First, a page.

What is Financial derivatives?

What is Financial derivatives?

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Jaya Sharma
Assistant Manager - Content
Updated on Dec 20, 2023 23:18 IST

Financial derivatives are the contracts that derive their value from underlying assets. There are broadly four types of financial derivatives including swaps, futures, forwards and options.


Table of Contents

What is financial derivatives?

Financial derivatives are those financial instruments or contracts whose value has been derived from underlying assets. These are set between two or more parties and can be traded over the counter or in an exchange. 

Traders purchase derivatives through the brokerage. Their prices are derived from fluctuations in the prices of underlying assets such as stocks, commodities, bonds, etc. There are different types of derivatives including futures, options, forwards, and swaps. 

Advantages of Derivatives

The derivatives contract are used by traders to:`

  1. Limit your losses on investments. 
  2. Fix the commodity price to minimize losses.
  3. Hedge against price volatility to create a balanced exchange rate for assets.

Why use Financial Derivatives?

The main objective of a derivative is to speculate on the future prices of financial assets in the future. Financial derivatives are used for trading assets. These securities are used for risk management, hedging, and speculation. They are the leveraged instruments that increase the potential risk and thus, reward. Derivatives can move risk from risk averse to risk seekers. These are used by traders to access certain markets and to trade different assets. 

Trading in the Derivative Market

To trade in the derivative market, you will need a trading account. In the derivative market, trading is done through exchanges and over-the-counter methods. Future and options are the derivatives that are exchange-traded products. Forward and swaps are traded over the counter. These contracts are customizable for the convenience of both parties.

Types of Financial Derivatives

There are different types of derivatives with broadly two products: Lock and options. Futures, swaps, and forwards are the lock products that bind parties through agreed-upon terms over the contract life. Option products offer the holder the opportunity to trade security at a specific price before the expiration date of the product. Let us now discuss these products in detail.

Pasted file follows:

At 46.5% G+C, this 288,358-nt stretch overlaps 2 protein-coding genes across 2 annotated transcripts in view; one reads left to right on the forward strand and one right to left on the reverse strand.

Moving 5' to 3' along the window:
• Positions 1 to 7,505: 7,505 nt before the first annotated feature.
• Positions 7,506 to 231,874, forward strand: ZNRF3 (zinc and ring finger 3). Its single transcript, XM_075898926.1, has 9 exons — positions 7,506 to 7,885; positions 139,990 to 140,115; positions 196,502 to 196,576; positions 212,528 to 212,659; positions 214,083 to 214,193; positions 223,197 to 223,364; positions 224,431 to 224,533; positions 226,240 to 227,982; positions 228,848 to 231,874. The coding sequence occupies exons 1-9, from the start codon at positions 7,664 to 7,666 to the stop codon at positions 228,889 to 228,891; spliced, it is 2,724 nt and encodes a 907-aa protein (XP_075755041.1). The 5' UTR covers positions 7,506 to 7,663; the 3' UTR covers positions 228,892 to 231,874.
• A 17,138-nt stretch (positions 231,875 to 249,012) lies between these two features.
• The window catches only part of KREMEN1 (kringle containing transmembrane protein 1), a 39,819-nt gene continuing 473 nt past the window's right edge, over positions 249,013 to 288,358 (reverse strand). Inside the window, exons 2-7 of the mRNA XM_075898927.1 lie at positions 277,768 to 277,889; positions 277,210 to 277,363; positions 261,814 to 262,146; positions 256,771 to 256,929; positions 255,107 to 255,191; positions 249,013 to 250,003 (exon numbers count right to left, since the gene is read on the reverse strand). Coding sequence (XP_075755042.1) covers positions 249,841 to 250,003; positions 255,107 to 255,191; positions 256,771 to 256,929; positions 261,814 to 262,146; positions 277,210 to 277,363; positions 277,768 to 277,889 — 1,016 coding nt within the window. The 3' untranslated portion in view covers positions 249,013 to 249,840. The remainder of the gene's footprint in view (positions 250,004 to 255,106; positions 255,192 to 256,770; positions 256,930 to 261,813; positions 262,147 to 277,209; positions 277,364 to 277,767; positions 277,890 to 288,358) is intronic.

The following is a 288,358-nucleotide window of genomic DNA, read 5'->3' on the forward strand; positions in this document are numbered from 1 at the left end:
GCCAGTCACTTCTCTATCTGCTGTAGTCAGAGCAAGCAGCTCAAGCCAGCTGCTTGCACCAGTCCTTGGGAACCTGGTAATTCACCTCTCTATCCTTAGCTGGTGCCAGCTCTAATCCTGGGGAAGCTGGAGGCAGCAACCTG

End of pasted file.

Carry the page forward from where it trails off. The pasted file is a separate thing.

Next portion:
1. Future Contracts

Futures indicate an agreement between parties for the purchase and delivery of assets at an agreed-upon price in the future. The parties have the obligation to fulfill the commitment of trading the asset. These contracts are used to hedge risk or for speculating on the price of the underlying assets. 

If the accepting party no longer wants the delivery of the product agreed upon through the contract, they can sell it before expiration and keep the profit. Speculators can close their obligation of either purchasing or delivering a commodity before the expiration of the contract with an offsetting contract. They can do so with mutual agreement. 

2. Swaps

Swap is a contract between two parties that agree to exchange cash flow or liabilities from two different financial institutions. These are over-the-counter derivative products and are not traded over exchanges. Swaps occur between financial institutions and businesses as per their convenience. Swaps are used to hedge currency risk and interest rate risk. There are different types of swaps that we will be discussing in this section. 

1. Interest Rate Swaps

This type of swap allows counterparties to exchange fixed and floating cash flows on interest-bearing investments. Investors can switch the cash flow as per their requirement using interest rate swaps. Here, instead of the principal amount, the interest payments are exchanged on ‘notional principal’. It converts one interest rate basis to another rate basis to fixed interest. 

2. Currency Swaps

In this agreement, the parties exchange the loan amount and interest in one currency for another currency. At the inception of currency swap, principal amounts are exchanged at a spot rate. During the length of a currency swap, each party has to pay interest on the swapped principal loan amount. Once the swap ends, principal amounts are swapped back at either the pre-agreed rate or the prevailing spot rate. Through currency swaps, companies can obtain foreign currency loans at better interest rates than directly through the foreign market.

Currency swap or cross-currency swap refers to the exchange of interest payments at fixed dates through contract life. It also includes the exchange of principal from one currency to another. At present, swaps are performed to hedge long-term investments and to change the exposure of the interest rate of two parties. Those companies that do business outside the country use this swap to get better loan rates in local currency than borrowing money from banks in the country. 

Learn about forex trading

3. Commodity Swaps

This financial derivative is a contract that occurs among companies that use raw materials for producing finished goods and products. The two parties agree to exchange the cash flow that is dependent on the price of an underlying commodity. Commodity producers and consumers can lock in the set price for a given commodity through commodity swaps.